I rarely showcase live-action intros in this article series because most of them are kind of dull. Cartoon intros don’t need to show a cast and are more willing to create original footage rather than use clips to show off the show’s cast. There’s little design put into them. At best they have a nice theme song, but this isn’t “My Favorite Theme Songs”, it’s “My Favorite Intros”. Therefore an intro has to have more to them than names and a theme song.
In The Heat Of The Night doesn’t really have a lot of flash. It’s a low-key intro with a low-key theme song. That works because it was a low-key show. Based more off of the movie (and possible the two sequels, They Call Me Mister Tibbs and The Organization) than the original novel by John Ball, the series took place in the fictional town of Sparta, Mississippi. (There is an actual unincorporated community in Mississippi named Sparta but the movie was shot in Sparta, Illinois, while the TV series was filmed in Hammond, Louisiana and later Covington, Georgia. Interestingly the novel was also set in a fictional town with an unincorporated community sharing the name…unless the book is actually set in that community. I haven’t read it.) The series began on NBC but later moved to CBS. Apparently there was a lot of backstage drama as well but that doesn’t matter here. I’m interested in the intro.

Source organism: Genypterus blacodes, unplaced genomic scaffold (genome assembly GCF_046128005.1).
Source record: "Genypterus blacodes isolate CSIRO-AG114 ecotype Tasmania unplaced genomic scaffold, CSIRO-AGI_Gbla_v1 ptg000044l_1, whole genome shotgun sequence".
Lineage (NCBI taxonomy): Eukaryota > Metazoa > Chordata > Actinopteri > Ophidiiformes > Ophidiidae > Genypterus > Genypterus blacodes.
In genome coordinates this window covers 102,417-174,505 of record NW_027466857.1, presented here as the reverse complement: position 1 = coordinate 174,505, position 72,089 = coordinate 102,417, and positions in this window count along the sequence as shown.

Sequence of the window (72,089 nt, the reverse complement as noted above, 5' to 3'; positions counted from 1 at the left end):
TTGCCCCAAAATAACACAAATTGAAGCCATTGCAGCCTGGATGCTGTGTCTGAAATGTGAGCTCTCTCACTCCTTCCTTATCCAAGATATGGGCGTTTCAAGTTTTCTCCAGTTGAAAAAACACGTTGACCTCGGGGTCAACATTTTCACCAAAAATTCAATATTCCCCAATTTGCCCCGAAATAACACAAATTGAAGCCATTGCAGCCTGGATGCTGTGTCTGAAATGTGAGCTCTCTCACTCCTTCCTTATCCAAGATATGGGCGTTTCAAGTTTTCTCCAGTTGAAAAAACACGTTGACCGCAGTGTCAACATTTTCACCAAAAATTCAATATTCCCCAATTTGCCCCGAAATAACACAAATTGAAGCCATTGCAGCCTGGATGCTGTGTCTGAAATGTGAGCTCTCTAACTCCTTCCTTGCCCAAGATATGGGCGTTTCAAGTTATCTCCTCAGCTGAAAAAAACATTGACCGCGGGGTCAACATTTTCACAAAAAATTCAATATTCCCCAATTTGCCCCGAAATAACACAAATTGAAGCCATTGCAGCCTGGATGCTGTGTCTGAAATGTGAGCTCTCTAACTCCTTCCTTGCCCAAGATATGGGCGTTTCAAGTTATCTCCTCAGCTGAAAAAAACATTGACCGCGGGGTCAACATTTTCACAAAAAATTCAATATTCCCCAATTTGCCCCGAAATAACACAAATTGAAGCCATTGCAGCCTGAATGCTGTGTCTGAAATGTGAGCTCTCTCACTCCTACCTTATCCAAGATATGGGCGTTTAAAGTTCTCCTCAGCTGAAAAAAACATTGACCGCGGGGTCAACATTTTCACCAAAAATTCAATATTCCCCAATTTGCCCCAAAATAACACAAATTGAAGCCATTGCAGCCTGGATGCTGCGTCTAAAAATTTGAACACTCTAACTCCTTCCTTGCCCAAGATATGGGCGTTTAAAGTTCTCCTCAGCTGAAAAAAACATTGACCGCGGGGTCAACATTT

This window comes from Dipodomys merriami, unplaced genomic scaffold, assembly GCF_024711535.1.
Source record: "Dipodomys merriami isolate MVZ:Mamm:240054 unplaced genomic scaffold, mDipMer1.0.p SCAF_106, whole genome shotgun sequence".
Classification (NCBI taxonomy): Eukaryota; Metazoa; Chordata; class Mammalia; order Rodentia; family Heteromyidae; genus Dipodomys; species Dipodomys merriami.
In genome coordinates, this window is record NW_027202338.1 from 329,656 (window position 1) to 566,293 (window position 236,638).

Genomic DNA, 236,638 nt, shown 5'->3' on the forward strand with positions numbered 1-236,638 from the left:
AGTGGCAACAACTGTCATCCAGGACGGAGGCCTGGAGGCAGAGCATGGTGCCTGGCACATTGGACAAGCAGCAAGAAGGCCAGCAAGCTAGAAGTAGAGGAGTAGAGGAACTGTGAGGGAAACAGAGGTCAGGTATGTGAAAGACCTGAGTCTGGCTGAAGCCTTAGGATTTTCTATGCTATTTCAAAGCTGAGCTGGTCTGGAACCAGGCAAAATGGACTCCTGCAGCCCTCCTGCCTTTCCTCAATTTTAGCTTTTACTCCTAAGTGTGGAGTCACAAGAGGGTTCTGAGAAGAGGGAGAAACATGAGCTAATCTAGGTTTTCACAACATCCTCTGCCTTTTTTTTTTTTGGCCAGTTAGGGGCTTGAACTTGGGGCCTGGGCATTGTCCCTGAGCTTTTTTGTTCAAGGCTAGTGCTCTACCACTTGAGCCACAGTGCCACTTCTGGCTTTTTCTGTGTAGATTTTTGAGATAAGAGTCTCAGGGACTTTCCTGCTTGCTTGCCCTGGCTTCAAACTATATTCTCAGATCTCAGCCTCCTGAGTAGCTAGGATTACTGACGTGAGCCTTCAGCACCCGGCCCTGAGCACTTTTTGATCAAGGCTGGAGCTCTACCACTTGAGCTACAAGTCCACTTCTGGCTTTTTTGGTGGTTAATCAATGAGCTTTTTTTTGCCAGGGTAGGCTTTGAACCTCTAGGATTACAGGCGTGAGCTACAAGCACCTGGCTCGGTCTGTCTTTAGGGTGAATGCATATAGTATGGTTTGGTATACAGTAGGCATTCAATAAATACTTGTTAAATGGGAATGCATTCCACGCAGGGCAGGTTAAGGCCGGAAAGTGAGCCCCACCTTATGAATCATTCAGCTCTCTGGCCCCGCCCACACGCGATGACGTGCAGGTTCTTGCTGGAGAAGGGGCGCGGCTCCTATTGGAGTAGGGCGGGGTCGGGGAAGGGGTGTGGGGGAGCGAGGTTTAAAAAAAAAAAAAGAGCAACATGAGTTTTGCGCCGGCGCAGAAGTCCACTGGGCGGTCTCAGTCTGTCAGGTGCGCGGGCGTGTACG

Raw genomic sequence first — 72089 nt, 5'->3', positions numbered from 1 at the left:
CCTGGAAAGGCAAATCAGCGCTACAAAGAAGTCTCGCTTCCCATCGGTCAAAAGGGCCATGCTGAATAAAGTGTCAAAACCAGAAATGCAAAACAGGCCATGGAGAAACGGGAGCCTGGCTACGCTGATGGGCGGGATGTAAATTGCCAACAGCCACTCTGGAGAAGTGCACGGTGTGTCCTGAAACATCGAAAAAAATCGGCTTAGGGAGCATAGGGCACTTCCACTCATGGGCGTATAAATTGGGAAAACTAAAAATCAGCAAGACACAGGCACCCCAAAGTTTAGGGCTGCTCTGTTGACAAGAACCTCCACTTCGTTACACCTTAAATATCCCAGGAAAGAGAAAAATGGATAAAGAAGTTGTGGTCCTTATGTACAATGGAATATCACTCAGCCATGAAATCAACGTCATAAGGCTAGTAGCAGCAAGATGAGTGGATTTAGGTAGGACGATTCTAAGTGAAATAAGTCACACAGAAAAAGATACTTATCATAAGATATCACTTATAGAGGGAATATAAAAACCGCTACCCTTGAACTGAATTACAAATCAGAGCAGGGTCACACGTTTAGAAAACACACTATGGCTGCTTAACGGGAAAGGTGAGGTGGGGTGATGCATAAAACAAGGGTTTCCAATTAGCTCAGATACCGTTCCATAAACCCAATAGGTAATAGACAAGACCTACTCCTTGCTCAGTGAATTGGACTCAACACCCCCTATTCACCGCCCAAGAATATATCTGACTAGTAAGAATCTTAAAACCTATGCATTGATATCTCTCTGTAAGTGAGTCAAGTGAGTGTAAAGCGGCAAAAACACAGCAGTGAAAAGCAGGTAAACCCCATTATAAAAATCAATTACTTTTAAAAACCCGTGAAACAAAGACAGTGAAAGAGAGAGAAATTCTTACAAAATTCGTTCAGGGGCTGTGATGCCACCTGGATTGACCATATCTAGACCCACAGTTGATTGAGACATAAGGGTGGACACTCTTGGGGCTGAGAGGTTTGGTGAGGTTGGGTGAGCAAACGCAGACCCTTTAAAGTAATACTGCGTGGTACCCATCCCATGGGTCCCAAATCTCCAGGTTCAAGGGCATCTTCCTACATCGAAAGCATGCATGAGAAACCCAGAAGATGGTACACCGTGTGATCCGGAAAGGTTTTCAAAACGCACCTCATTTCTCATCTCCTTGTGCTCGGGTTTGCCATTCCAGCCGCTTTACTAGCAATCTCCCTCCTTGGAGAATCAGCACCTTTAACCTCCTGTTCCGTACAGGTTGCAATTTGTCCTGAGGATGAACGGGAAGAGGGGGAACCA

The theme song, “In the Heat of the Night,” was recorded by Quincy Jones, and is usually paired with “They Call Me Mr. Tibbs” on albums. Bill Champlin of the band Chicago sang the opening theme song for the television series.
I should also add that it’s the perfect song for the show. It’s a nice jazzy tune, and the score would also use that even before an actual jazz club and singer would factor into later episodes.
While the first season focused more on the crimes the rest of the series was more interested in the characters, be they good or bad. While the underlying theme of racism (of different forms and levels) was as prominent as the rest of the franchise, the series was able to address and heal the wounds as Gillespie went from being a racist in his early years to marrying a black woman in the series’ finale. It was a natural progression mind you, as the characters had time to develop, real-world issues notwithstanding.
While this isn’t showcased in the intro, and I’m not sure how it could be while fitting the show’s tone, you do get some good looks of the town(s) that make up the fictional Sparta. Each character is shown alongside the part of the town that they would be connected with, like the police around the station, a cafe owner who was gone by this intro and her cafe, and the councilwoman and the town hall. I think Althea (Anne-Marie Johnson’s character) should have been near the high school instead of her home, at least after she became the principal but I don’t believe it ever was. Instead of using the actors a rather artistic image was used of the performers which I think looks better than the shots of the actors used near the end.
See, it loses something, and not just the misplaced credit for O’Connor. And yes, that’s Carl Weathers as the new police chief, when Gillespie was made Sheriff of the county.
While I’m not really into cop shows and there isn’t a series I’ve actually watched every episode of my dad enjoys it, if only for background, and I have caught a few episodes. WGN marathons the show in afternoons but for some reason they don’t use the intro. They just use the open title reveal and the last shot with the credit for the show’s TV creator, James Lee Barrett. It’s too bad because as live-action US intros go it’s not bad. It gets you in the right mindset for the tone and feel of the show. I guess when you see it eight times a day it gets old, but M*A*S*H* gets to have it’s intro, so why not this show?